Delayed Gratification

Engineering and science are slow fields. Yes, you read about breakthroughs, revolutions, and the like, but those headlines are the fruit of years of labor. I acknowledge that all fields require planning, thought, and care, but the businessman can just go out and make a deal (perhaps a bad one) in a fairly short amount of time. You can't just go out and build a bridge (however poor) in an afternoon, or even a week. Enough anecdotes.

If you want to pursue an education, especially in the science/engineering fields, you must commit yourself to it for substantial periods of time. This is not easy. It is done at the expense of fun, friends, and even perhaps family. As a PhD student, I do not get to spend nearly as much time with my wife as I did when I was a practicing engineer. It is a very rare weekend when I can hang out with friends. A good education makes demands on you.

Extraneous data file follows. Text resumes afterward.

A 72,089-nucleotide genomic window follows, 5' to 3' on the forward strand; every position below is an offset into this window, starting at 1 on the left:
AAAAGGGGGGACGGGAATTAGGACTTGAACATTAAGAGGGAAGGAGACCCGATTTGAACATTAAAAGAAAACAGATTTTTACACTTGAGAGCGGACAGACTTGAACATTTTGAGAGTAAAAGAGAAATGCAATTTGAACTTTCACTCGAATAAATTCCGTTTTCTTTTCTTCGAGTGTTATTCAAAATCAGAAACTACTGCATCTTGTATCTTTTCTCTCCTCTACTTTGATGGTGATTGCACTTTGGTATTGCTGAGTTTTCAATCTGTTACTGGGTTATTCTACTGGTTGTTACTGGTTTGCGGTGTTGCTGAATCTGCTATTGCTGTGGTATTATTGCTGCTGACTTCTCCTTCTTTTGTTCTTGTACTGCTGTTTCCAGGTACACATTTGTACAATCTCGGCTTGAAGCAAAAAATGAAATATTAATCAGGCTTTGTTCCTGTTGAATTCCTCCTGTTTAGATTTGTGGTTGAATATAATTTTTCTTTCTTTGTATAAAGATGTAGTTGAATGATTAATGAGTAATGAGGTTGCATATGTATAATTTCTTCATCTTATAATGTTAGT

All this to say, if you are serious about learning, you will learn. If you are unwilling to give up time, energy, and other activities, you will not gain insight into your field. Your institution may pass you, you may well get a job, but where will you be when you must puzzle through a thorny problem all alone? What training can you lean on if you forgot it after the test?

If you choose to study, study what you love, and study hard. It will pay you back in its own time, and you may even discover that learning is its own reward (and even if you don't discover that, you will still be able to do more jobs better, and you'll get paid more).


Mark M.

Math, Science, Engineering, and Education

300+ hours
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